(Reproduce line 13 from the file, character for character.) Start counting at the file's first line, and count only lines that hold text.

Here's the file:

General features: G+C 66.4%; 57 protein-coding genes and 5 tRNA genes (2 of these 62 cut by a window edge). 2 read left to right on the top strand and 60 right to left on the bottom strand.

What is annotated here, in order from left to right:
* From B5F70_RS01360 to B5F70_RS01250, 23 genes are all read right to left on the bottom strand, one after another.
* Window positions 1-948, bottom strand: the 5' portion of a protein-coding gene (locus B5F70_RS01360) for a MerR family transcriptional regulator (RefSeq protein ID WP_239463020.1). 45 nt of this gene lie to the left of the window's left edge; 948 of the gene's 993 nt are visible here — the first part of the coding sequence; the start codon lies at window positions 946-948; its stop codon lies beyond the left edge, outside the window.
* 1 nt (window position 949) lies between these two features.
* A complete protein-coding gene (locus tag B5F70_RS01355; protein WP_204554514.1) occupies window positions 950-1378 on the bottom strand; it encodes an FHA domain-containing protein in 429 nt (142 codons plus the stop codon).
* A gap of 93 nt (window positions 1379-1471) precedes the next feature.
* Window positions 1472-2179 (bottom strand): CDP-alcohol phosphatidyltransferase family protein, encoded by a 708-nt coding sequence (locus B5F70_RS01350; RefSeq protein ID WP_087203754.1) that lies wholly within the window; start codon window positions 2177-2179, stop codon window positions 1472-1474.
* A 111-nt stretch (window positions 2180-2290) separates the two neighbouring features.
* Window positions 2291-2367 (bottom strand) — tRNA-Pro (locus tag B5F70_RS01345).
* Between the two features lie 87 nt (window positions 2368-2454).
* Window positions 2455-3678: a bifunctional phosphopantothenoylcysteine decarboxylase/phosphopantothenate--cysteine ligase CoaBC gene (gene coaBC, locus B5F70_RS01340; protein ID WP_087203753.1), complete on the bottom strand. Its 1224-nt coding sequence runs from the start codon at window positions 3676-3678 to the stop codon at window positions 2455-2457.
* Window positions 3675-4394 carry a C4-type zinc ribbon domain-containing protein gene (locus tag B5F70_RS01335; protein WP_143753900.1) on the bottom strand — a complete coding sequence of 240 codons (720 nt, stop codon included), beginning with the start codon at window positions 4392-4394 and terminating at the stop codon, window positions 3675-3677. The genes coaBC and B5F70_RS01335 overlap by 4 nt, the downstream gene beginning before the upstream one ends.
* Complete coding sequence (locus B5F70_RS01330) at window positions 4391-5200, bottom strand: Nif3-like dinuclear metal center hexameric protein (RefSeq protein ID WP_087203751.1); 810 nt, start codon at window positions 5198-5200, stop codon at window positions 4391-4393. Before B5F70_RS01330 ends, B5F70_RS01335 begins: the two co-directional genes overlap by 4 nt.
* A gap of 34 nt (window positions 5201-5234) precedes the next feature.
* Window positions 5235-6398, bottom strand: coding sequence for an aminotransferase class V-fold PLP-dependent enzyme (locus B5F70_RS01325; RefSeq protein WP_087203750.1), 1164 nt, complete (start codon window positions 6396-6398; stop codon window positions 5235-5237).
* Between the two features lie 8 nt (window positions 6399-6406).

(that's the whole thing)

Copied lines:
* Window positions 3675-4394 carry a C4-type zinc ribbon domain-containing protein gene (locus tag B5F70_RS01335; protein WP_143753900.1) on the bottom strand — a complete coding sequence of 240 codons (720 nt, stop codon included), beginning with the start codon at window positions 4392-4394 and terminating at the stop codon, window positions 3675-3677. The genes coaBC and B5F70_RS01335 overlap by 4 nt, the downstream gene beginning before the upstream one ends.